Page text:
This article was contributed by David Baumgartner as part of a local series on astronomy.
What a special way to end the year…
And yes, in the night skies it was something special, considering the year that was thrown at us here on Earth. If you want to remember, it was the year 2020. How can we ever forget?
The skies were especially generous to us in the last month though. There was a total solar eclipse. You say you missed it? Well, that might be for the fact that it occurred in Chile. We did get to witness the spectacular conjunction of Jupiter and Saturn on the 21st. But I thought a more exciting event was on the 16th when not only Jupiter and Saturn were visiting each other, maybe not as close as on the 21st, but they had an encounter from our moon, which made for an interesting photo with all three vying for the front row.
We also had a good look at Uranus and Neptune, the two outer gas giants. You needed a good pair of binoculars to find them that is if you knew where to look. Mars was almost straight up at the zenith for good viewing with less atmosphere to look through as it falls farther behind as Earth marches away from the red planet. Give it two years from now and Mars will be right back again showing us man’s next adventure in space. If you were a morning person you would be able to see the brightest planet in the sky, Venus, while speedy Mercury was hidden behind the Sun. Now little Pluto was out as well trying to keep up with Jupiter and Saturn, but you would need a very large scope to catch a glimpse of this ice planet.
Wait, that’s not all! We also had the pleasure of witnessing the Geminid meteors, one of the most active meteor showers of the year, mainly because the lack of the moon wiping out all but the brightest of meteors. And as usual the moon itself always has something to show off about. Now you would think that that would be it for one month, you got it, there’s more. Let’s not leave out the many hard to find asteroids, most of them located in the asteroid belt between the orbit of Mars and Jupiter. Okay, one more: Comet Howell was up and running last month as well. But if you missed it, not to worry, it will be there in January too.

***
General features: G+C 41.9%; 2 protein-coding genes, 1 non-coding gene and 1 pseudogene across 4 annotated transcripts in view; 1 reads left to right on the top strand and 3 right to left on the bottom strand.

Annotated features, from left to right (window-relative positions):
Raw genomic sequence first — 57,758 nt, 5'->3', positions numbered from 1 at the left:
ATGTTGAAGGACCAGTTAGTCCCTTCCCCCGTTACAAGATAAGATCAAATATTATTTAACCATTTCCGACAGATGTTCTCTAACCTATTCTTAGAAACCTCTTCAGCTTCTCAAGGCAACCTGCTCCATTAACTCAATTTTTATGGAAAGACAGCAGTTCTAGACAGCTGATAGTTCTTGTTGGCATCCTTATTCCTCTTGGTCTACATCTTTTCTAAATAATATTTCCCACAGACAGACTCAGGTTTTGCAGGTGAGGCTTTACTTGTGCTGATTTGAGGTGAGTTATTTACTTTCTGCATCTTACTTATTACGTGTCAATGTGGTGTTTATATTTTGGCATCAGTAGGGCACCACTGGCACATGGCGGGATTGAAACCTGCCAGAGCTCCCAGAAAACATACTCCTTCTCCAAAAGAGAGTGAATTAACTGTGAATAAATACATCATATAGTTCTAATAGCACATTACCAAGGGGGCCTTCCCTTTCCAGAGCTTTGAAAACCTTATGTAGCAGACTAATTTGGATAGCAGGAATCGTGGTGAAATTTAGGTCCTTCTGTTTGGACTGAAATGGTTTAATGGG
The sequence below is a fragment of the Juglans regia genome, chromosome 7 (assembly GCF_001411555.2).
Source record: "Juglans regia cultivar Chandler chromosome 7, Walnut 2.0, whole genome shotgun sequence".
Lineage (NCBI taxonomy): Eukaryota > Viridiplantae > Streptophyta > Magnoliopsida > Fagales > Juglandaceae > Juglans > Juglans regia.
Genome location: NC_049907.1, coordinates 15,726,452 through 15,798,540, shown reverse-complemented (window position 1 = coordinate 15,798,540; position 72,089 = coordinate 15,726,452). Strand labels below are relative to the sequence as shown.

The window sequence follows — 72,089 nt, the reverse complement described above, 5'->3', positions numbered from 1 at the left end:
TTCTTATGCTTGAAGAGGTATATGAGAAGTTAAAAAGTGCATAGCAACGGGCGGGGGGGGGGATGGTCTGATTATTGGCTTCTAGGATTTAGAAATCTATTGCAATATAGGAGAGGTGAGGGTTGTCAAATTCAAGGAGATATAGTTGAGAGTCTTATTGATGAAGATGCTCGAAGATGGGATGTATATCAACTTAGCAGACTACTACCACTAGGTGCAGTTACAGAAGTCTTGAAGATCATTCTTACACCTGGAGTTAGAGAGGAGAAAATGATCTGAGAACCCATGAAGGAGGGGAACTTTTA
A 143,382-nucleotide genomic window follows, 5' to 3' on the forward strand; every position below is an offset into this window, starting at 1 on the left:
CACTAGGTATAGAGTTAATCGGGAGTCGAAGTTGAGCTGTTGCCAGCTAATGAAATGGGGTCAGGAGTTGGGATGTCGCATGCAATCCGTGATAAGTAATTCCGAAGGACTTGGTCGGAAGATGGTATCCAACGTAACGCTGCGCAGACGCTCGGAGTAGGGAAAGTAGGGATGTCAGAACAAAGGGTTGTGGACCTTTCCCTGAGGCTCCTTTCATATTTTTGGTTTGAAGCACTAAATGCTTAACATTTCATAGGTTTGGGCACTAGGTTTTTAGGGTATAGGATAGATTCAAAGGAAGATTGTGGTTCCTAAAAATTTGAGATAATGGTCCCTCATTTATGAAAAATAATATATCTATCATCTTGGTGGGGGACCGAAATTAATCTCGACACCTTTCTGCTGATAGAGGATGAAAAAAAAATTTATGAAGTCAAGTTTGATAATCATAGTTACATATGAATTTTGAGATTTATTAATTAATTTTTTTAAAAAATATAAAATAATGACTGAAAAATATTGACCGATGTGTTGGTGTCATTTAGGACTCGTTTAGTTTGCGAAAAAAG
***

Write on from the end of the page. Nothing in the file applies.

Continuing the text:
One of the most interesting events of all was the meeting of the two super giants: Jupiter and Saturn. My buddy Ron and I set up our scopes at the Presbyterian Church on Cienega Road. Before we knew it we were surrounded by 20 or so interested parents and children, hoping to catch a glimpse of the great conjunction. Seeing Jupiter showing off its four visible moons, and Saturn’s rings looking as always the best object in the sky, which was the hit of the evening. But most of the visitors didn’t seem all that excited over the highly media publicized event. I must admit I felt more or less the same way. The view of the two planets was one thing, but the real story was just the idea that these two planets hadn’t been this close together in over 800 years and won’t be for another 40 years before they get the chance to dance for us again. And the whole idea of the possibility that this could be the answer to the famous “Star of Bethlehem” is quite interesting, to say the least.
Everyone seemed to have a good time. I thought it interesting that Ron and I initially set up so we could try and get some photos of the once in a lifetime event. With all the interest from the onlookers wanting to look through our telescopes we didn’t have much of a chance to take many shots. I did manage to get a couple of clicks off. But I must say we got more enjoyment out of the response from the onlookers. It gives us both a good feeling to share our passion with others knowing we aren’t the only potential astronomy geeks out there.
Well I hope everyone had a great holiday. To me, Christmas has always been the best time of the year. That is when Santa surprised me with my first telescope back in the mid 50s and got all this started. Thank you Santa…..I think!
Events to come in January:
Jan. 3: Quadrantids meteor shower peaks
Jan. 6: Last Quarter Moon
Jan. 9: Moon is at perigee (228,284 miles from Earth)
Jan. 11: Mercury passes 1.5° south of Jupiter and Venus
Jan. 13: New Moon
Jan. 13: Moon passes 3° south of Jupiter
Jan. 14: Moon passes 2° south of Mercury